Gold has some advantages as an investment in that it is considered a store of value, which is especially true during times of inflation when the price of gold goes up as other prices rise. In addition, governments around the world buy and hold gold as reserves. Fort Knox has about 147.3 million ounces of gold held at a book value of $42.22. Other countries own lesser amounts in their reserves. The spot price of gold is approximately $1,758 per ounce today. The dollar value of the Fort Knox gold reserves is about $260 billion.
Most of us don’t want to buy and hold gold bars. There are other ways to buy gold, including mutual funds and ETFs backed by gold holdings. Gold had a good run in 2019 and 2020 but is down year-to-date in 2021. Gold is not for everyone to own but if you feel it has a place in your portfolio, do some research.
Cryptocurrencies are the second alternative investment on this list. They are a relatively new asset class. What was once an obscure asset class has become increasingly mainstream. It is possible to buy cryptocurrency on fintech platforms. You can also mine cryptocurrencies if you can program and own the hardware. Today, there are hundreds to thousands of cryptocurrencies, and the total market is estimated at over $1 trillion. Cryptocurrencies are not all the same.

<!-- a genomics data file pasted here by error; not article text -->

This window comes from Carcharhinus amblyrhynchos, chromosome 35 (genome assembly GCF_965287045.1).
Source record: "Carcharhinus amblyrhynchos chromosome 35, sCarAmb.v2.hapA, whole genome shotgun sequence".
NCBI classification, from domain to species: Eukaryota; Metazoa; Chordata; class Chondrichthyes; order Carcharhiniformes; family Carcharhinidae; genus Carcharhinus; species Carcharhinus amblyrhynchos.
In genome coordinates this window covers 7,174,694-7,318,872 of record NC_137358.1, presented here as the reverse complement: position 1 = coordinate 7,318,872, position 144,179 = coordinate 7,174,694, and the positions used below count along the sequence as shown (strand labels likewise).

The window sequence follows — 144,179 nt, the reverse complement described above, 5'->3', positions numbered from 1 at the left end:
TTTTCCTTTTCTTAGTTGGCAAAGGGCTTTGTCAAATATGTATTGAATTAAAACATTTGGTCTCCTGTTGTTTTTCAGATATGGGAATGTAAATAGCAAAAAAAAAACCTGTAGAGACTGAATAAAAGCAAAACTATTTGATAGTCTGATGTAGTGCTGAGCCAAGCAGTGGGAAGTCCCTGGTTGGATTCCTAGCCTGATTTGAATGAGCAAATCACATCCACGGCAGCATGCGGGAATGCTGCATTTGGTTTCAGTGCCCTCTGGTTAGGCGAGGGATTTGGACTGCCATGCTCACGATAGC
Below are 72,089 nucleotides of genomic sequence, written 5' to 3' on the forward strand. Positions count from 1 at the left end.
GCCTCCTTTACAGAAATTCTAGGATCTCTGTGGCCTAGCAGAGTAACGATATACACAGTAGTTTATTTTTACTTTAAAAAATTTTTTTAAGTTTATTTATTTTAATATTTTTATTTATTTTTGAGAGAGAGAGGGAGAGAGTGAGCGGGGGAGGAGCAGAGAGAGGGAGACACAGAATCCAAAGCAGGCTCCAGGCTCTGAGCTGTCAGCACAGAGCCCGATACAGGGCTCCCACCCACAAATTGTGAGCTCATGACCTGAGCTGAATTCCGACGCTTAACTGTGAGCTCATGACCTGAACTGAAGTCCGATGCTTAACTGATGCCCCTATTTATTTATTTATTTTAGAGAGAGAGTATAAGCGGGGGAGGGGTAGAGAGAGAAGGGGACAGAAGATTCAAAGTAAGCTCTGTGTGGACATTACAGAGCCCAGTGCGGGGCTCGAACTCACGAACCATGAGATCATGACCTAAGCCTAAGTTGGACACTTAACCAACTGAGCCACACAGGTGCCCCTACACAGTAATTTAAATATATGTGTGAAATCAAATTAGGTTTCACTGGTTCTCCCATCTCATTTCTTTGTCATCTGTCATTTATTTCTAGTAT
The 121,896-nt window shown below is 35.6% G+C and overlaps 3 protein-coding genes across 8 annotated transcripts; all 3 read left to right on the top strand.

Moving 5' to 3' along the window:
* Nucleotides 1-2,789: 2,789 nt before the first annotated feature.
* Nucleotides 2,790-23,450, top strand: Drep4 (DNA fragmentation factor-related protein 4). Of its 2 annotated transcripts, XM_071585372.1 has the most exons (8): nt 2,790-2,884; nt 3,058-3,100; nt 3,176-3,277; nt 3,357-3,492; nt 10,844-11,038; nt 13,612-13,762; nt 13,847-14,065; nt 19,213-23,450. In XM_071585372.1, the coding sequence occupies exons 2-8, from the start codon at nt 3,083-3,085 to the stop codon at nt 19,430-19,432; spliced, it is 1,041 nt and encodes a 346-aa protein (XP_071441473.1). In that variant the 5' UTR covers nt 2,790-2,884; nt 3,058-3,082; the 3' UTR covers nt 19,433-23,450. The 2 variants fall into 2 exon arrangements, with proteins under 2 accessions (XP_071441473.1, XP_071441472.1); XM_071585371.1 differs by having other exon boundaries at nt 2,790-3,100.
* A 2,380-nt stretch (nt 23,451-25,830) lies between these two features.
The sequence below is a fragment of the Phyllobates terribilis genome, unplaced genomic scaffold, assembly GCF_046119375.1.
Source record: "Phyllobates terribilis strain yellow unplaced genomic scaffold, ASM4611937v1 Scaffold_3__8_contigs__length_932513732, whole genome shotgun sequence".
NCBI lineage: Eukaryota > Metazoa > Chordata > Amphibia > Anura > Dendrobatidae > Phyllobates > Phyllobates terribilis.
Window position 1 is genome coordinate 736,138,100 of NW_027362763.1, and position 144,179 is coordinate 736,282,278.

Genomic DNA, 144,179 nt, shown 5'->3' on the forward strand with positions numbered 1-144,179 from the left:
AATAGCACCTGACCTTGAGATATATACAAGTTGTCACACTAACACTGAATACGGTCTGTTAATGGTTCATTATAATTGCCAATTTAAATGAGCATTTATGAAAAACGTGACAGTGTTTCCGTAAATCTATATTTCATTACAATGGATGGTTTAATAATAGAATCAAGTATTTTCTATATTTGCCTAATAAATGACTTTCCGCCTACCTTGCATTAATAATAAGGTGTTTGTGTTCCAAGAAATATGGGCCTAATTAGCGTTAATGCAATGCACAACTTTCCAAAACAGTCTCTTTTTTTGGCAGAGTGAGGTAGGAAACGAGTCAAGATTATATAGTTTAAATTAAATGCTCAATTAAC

They differ in the level of acceptance, liquidity, and ability to be used for purchases besides just trading. China, the second-largest economy, has made all cryptocurrency transactions illegal and has banned them. Other countries that have stated cryptocurrencies are illegal for transactions include Russia, Vietnam, Bolivia, Columbia, and Ecuador.
Bitcoin (BTC) is the most well-established cryptocurrency and has the longest track record. In addition, Bitcoin has more major financial institutions involved leading to a measure of respectability and regulatory outline. Some large US tech companies have added Bitcoin to their balance sheet.
Bitcoin is viewed as similar to gold in that it is uncorrelated with equities and bonds and can provide diversification. You can also use Bitcoin instead of cash for purchasing goods. El Salvador is the first country to adopt Bitcoin as a legal tender.
Other relatively common cryptocurrencies include Bitcoin Cash (BCH), Ethereum (ETH), Cardano (ADA), Dogecoin (DOGE), Binance Coin (BNB), and Polkadot (DOT). Ethereum is the second most common cryptocurrency with an 18% market share after Bitcoin’s 47% market share.
Dogecoin was reportedly started as a joke but has gained in popularity. Dogecoin has a faster mining rate than Bitcoin, and there are already 130 billion in circulation. The number of Bitcoins is capped at 21 million.